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9:46 AM / Wednesday August 23, 2017

17 Feb 2017

Aisha Hinds of “Underground”– Hinds finds portraying Tubman “a spiritual calling”

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February 17, 2017 Category: Entertainment Posted by:

ABOVE PHOTO:  Aisha Hinds as Harriet Tubman in the WGN docudrama, “Underground.”  (Illustration: WGN)

 

Interview with Kam Williams

Aisha Hinds is a Brooklyn, NY native who initially entered showbiz in modern dance. She parlayed her success in that field into an acting career which has included a vast array of projects ranging from feature films like “Star Trek: Into Darkness”, “If I Stay” and “Beyond the Lights” to such hit TV shows as “True Blood,” “Prison Break,” “Under the Dome” and “Weeds.”

Here, Aisha talks about playing American icon Harriet Tubman on “Underground, a docudrama about the Underground Railroad. The second season of “Underground” is set to premiere on the WGN network on March 8th. Aisha also reflects upon her role as Pastor Janae James on “Shots Fired, a timely TV series debuting on the Fox network on March 22nd.

Kam Williams: Hi Aisha, thanks for the interview.

Aisha Hinds: My pleasure, Kam. I deeply appreciate this opportunity. So, thank you!

KW: I told my readers I’d be interviewing you, so I’ll be mixing their questions in with mine.

AH: Sounds great! Delighted to talk with the readers as well as yourself.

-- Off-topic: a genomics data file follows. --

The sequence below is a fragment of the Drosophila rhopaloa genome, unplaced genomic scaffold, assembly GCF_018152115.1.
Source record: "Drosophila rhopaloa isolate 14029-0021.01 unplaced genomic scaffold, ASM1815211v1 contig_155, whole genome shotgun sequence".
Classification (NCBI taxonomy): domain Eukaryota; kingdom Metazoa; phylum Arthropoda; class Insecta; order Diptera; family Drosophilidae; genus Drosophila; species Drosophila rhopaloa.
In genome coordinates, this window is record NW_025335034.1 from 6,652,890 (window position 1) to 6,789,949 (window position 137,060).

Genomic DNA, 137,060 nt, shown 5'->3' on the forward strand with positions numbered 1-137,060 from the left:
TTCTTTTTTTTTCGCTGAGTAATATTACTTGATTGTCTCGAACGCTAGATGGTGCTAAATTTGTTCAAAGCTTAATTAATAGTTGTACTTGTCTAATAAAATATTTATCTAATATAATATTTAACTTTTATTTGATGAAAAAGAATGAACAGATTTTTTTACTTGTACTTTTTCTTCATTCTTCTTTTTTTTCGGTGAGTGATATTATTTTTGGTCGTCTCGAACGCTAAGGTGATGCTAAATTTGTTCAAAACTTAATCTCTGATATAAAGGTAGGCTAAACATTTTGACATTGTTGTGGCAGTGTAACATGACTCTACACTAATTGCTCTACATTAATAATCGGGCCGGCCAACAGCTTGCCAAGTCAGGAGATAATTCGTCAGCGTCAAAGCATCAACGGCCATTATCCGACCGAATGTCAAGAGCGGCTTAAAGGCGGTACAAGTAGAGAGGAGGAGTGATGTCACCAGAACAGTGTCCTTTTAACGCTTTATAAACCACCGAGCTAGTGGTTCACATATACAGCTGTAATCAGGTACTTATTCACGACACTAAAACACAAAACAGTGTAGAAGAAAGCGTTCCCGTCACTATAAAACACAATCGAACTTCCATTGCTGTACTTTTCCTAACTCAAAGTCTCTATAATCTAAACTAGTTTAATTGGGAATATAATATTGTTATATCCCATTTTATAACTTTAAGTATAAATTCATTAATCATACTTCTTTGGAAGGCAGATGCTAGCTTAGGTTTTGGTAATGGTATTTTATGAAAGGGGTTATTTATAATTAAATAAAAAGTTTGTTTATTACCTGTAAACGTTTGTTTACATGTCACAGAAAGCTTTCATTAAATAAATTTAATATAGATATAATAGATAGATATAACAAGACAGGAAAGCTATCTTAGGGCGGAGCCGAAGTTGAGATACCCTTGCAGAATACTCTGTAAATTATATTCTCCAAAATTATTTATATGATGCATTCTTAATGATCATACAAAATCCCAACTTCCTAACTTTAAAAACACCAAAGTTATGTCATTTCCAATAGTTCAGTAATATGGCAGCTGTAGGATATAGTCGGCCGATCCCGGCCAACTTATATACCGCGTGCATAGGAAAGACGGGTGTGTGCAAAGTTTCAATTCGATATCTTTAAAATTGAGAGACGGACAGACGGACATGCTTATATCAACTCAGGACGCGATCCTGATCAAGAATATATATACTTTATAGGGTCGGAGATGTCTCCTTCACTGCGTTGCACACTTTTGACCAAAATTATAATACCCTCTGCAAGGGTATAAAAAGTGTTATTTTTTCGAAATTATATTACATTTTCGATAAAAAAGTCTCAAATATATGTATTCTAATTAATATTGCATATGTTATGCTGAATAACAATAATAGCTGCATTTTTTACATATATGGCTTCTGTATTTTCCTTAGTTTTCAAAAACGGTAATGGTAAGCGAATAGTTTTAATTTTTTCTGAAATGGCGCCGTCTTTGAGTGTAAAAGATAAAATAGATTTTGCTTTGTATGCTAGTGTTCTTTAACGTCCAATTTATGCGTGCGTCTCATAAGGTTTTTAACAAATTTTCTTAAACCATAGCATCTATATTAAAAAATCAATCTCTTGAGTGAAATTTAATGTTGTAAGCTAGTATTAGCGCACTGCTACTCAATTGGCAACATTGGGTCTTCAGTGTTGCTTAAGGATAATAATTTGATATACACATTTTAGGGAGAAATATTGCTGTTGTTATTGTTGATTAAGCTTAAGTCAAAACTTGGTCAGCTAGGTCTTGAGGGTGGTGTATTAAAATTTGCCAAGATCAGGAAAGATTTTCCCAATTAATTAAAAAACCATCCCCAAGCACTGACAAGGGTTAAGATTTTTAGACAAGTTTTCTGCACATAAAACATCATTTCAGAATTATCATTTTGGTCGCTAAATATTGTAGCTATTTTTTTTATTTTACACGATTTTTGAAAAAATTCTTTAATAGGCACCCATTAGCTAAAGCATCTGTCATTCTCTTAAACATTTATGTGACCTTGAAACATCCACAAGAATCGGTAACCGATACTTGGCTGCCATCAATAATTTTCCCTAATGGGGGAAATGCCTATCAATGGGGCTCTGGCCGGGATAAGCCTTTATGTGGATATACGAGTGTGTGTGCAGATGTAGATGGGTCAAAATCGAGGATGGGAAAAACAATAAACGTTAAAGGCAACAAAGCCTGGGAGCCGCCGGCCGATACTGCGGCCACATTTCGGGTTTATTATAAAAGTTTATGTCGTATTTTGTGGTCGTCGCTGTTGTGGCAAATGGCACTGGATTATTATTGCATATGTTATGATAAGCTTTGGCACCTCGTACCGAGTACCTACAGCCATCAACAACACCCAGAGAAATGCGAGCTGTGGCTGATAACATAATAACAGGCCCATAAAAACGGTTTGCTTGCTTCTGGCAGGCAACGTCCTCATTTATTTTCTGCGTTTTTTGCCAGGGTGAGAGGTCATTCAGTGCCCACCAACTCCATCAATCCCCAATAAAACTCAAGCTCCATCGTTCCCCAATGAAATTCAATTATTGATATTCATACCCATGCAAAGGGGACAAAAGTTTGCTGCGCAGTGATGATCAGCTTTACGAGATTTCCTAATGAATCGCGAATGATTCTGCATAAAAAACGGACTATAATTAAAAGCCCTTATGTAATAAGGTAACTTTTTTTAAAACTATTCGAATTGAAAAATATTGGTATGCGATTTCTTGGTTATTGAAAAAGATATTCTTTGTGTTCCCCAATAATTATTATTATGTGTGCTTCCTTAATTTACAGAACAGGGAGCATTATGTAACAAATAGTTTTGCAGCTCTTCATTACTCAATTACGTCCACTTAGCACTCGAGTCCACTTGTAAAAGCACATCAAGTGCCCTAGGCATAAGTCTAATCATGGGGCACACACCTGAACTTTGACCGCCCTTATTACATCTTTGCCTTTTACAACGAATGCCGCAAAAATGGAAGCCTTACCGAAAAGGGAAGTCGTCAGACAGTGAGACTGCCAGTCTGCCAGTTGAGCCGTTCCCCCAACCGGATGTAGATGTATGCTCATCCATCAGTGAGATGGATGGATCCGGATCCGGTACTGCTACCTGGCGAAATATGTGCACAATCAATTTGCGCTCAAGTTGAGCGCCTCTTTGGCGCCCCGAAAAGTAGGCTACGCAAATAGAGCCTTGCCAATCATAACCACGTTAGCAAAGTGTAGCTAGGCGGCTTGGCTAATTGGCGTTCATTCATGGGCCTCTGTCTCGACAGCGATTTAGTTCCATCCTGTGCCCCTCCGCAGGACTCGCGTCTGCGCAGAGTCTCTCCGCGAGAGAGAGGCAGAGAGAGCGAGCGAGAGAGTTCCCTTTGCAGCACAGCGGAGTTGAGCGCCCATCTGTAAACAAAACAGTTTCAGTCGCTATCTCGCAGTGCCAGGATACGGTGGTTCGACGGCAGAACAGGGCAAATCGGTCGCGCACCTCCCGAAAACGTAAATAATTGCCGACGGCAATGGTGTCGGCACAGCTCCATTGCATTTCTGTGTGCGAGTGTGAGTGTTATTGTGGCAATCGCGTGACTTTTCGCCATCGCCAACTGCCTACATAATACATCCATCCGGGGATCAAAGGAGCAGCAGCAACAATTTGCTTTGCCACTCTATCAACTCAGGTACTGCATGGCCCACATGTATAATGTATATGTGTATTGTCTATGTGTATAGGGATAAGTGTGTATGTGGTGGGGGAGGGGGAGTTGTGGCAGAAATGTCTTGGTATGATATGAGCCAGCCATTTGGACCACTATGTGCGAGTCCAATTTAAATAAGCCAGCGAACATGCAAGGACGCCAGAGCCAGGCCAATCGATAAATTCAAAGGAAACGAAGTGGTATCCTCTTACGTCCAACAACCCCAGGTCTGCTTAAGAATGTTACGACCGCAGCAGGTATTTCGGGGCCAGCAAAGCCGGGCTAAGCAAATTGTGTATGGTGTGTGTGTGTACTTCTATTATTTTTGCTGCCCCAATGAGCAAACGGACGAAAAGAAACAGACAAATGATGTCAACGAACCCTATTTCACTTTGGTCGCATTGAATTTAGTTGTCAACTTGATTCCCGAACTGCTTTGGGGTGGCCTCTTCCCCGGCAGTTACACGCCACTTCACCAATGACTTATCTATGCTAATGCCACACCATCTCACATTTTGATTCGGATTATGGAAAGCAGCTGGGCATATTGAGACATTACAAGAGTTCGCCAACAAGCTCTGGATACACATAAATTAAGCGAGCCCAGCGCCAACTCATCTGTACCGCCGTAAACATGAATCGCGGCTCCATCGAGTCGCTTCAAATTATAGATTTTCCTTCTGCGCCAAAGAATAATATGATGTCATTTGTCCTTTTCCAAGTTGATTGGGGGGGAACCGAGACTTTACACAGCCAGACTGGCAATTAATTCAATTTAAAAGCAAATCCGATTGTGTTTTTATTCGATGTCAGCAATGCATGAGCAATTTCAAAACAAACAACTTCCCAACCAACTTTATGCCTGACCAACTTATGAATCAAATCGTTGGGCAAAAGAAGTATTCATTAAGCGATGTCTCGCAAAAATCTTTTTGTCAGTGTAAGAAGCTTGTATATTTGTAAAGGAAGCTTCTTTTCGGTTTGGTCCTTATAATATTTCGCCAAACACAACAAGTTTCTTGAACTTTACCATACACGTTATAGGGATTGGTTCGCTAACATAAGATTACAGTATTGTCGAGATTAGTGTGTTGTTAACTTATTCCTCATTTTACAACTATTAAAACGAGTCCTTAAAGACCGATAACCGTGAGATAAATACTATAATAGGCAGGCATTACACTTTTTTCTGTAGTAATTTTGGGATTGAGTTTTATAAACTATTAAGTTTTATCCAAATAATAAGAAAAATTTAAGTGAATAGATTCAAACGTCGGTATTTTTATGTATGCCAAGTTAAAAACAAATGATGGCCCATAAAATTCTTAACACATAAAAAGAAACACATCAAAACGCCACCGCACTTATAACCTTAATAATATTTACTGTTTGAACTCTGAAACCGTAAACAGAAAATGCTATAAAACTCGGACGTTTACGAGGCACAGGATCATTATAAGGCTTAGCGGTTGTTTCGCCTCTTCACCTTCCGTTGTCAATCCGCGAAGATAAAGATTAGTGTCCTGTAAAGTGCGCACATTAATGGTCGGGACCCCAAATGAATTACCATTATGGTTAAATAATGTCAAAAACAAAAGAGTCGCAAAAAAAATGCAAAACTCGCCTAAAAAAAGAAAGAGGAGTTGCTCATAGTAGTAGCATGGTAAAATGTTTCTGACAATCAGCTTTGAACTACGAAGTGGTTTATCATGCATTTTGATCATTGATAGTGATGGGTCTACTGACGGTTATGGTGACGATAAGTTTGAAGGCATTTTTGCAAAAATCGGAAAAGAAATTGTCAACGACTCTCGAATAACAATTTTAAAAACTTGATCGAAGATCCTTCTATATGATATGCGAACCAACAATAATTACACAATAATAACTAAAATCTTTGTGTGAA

KW: What interested you in “Underground?”

AH: I became an instant fan of the show seconds into the opening frames of the pilot. When that drone shot carried us through the main house with Rosalie, played so unflinchingly and brilliantly by Jurnee Smollett Bell, I signed on for the ride. I saw that this show was about to elucidate this age-old narrative in a way that was both edgy and engaging. The artistry on the show is apparent in each episode. From the riveting writing to the purposeful and precise direction, the masterful work of the DP [Director of Photography] Kevin McKnight and his crew, and the layers and depths each actor goes to to ensure we the audience feel a human connection to these characters led me to sign my name on the dotted line. The cherry on top was the pulsating and powerful use of music to punctuate the story.

KW: Editor/Legist Patricia Turnier would like to know what Harriet Tubman means to you and how you prepared to play her.

AH: She is a legend, an icon, a soldier on the side of justice, a spiritual warrior, and a servant of God, as well as the one of the baddest women to literally ever walk the land. I surrendered to her spirit. She lived such a full, complex, and irrefutably dynamic life that all the craft in the world would be insufficient in honoring her legacy. I did my homework, of course, by inhaling as much literature as was available to find, so that when it was time to shoot I could hopefully exhale her. However, the real truth is that her spirit is so powerful that it consumes you. I was literally reduced to basic breath and blinks while she inhabited my vessel and told her story through me.

KW: Since Patricia is from Canada, she would like to know whether any episodes will be shot on location there and if the series will explore the historical connections between the Underground Railroad and Canada?

AH: Thank God for Canada! In the context of this narrative and beyond, Canada was certainly an additional option for the many traveling the treacherous terrain of the Underground Railroad in pursuit of what was perceived as “freedom.” Once the “Fugitive Slave Act” took effect, the Northern states were no longer safe for those who managed to escape from being enslaved. The second season of Underground does explore Canada’s role in providing a welcoming place for the thousands who were in danger of being captured and returned to their owners, and those who escaped by way of rerouting beyond the American borders. Though this part of history is included in the season, we did not shoot on location in Canada.